I’m in Mediation. Why do I need a Lawyer?

Lawyer Bashing Is Fun

The Ontario Association of Family Mediators “Code of Professional Conduct” states that mediators must inform clients of the advisability of obtaining independent legal advice, both from the outset of the mediation and prior to signing any mediated agreement. Indeed, many mediators will not accept as clients people who refuse to obtain independent legal advice. Sometimes people who are working with a mediator are dismayed to find this out. “We want to stay out of court!” they protest. “Why do we need lawyers?”

The short answer: Your goal is not just an agreement. Your goal is a durable agreement, one that neither party will be motivated to challenge in the future. A durable agreement will save you time and money in the long run. It will provide stability for everyone involved and allow both parties to get on with their lives.

There are two main reasons why consulting a lawyer is important for crafting a durable agreement. First, each party needs a lawyer to certify their financial disclosure. If it turns out that one of the parties has (whether by mistake or on purpose) misrepresented his or her financial situation, any agreement reached on the basis of the misrepresentation may not be durable. The other party would have a reason to challenge the agreement in court.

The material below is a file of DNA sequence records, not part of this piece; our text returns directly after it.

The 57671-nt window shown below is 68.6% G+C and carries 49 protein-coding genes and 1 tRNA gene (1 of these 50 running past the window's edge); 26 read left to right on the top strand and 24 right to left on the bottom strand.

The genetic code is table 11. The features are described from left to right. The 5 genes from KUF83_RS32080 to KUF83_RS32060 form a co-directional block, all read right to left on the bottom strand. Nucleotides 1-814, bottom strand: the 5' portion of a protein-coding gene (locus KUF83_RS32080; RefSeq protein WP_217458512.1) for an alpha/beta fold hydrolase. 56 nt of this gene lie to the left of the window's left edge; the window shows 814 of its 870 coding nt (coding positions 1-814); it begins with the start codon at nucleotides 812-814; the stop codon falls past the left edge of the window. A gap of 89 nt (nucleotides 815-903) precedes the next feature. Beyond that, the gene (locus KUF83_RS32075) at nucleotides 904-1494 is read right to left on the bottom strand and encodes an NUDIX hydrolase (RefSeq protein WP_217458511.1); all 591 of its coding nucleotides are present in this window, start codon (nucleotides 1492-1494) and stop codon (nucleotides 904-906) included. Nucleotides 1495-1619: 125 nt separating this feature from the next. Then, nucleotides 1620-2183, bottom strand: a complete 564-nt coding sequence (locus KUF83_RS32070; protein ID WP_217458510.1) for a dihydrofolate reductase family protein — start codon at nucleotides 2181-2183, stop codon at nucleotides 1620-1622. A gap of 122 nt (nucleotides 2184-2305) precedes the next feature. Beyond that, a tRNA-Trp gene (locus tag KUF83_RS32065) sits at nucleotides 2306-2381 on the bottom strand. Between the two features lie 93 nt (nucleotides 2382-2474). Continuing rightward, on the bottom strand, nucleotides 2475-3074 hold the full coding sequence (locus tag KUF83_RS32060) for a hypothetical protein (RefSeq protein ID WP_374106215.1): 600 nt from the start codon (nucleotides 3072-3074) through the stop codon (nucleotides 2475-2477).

Second, both parties need independent legal advice. This means that each party needs to know their rights under the law, and to what extent (if any) the mediated agreement deviates from these legal rights. For example, if one of the parties agrees to forgo spousal support, she needs to know what her legal entitlements are so that she can make an informed decision. If she makes a decision without having all of the relevant information, then any agreement she signs may not be durable. She would have a reason to challenge the agreement in court. Now, some people, for all kinds of reason, decide to accept an agreement that does not reflect their legal entitlements. Some agree to settlements that provide less than their legal entitlement. Some agree to settlements that are more generous to ex-partners than is strictly legally required. Many different kinds of agreements may be fine, as long as everyone is fully informed about their rights and obligations under the law.

Independent legal advice means that each party needs a separate lawyer. By definition, one lawyer cannot offer independent advice to two parties in the same dispute. It is a good idea to consult with a lawyer early on in the mediation process, and be informed about your rights and obligations as you proceed. This is likely to save you time and money in the long run. If you’ve developed an agreement on the basis of misinformation or misunderstanding, a lawyer may advise you to start over.

Finally, be sure to engage a lawyer who has expertise in family law. Don’t hire your cousin the corporate lawyer or the really likeable real estate lawyer who helped you buy your house. Family law is complicated and you want to make sure that whomever you work with is well-informed. If you’re determined to stay out of court, make sure your lawyer knows this and respects your wishes. (And to find a lawyer who is also determined to stay out of court, consider working with a collaborative lawyer.)